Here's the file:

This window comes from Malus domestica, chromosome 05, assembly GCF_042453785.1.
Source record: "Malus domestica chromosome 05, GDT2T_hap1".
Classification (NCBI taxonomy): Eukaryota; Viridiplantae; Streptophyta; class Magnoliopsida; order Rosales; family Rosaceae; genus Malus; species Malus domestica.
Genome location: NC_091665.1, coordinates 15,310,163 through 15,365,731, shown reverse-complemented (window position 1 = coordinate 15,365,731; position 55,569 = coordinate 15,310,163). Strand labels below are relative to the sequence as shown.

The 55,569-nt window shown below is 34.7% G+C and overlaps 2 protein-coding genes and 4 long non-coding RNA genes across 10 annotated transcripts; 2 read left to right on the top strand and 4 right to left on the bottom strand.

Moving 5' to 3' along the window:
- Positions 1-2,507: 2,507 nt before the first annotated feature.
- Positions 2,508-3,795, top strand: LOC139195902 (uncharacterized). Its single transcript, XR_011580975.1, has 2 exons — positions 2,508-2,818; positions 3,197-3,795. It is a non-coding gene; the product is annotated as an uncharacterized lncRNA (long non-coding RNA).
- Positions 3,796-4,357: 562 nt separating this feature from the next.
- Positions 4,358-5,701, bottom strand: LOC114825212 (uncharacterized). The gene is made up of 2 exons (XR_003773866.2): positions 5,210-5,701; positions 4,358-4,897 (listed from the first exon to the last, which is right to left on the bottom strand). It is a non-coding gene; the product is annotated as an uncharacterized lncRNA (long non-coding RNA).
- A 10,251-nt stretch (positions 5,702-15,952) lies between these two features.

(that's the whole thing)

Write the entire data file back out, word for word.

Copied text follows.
This window comes from Malus domestica, chromosome 05, assembly GCF_042453785.1.
Source record: "Malus domestica chromosome 05, GDT2T_hap1".
Classification (NCBI taxonomy): Eukaryota; Viridiplantae; Streptophyta; class Magnoliopsida; order Rosales; family Rosaceae; genus Malus; species Malus domestica.
Genome location: NC_091665.1, coordinates 15,310,163 through 15,365,731, shown reverse-complemented (window position 1 = coordinate 15,365,731; position 55,569 = coordinate 15,310,163). Strand labels below are relative to the sequence as shown.

The 55,569-nt window shown below is 34.7% G+C and overlaps 2 protein-coding genes and 4 long non-coding RNA genes across 10 annotated transcripts; 2 read left to right on the top strand and 4 right to left on the bottom strand.

Moving 5' to 3' along the window:
- Positions 1-2,507: 2,507 nt before the first annotated feature.
- Positions 2,508-3,795, top strand: LOC139195902 (uncharacterized). Its single transcript, XR_011580975.1, has 2 exons — positions 2,508-2,818; positions 3,197-3,795. It is a non-coding gene; the product is annotated as an uncharacterized lncRNA (long non-coding RNA).
- Positions 3,796-4,357: 562 nt separating this feature from the next.
- Positions 4,358-5,701, bottom strand: LOC114825212 (uncharacterized). The gene is made up of 2 exons (XR_003773866.2): positions 5,210-5,701; positions 4,358-4,897 (listed from the first exon to the last, which is right to left on the bottom strand). It is a non-coding gene; the product is annotated as an uncharacterized lncRNA (long non-coding RNA).
- A 10,251-nt stretch (positions 5,702-15,952) lies between these two features.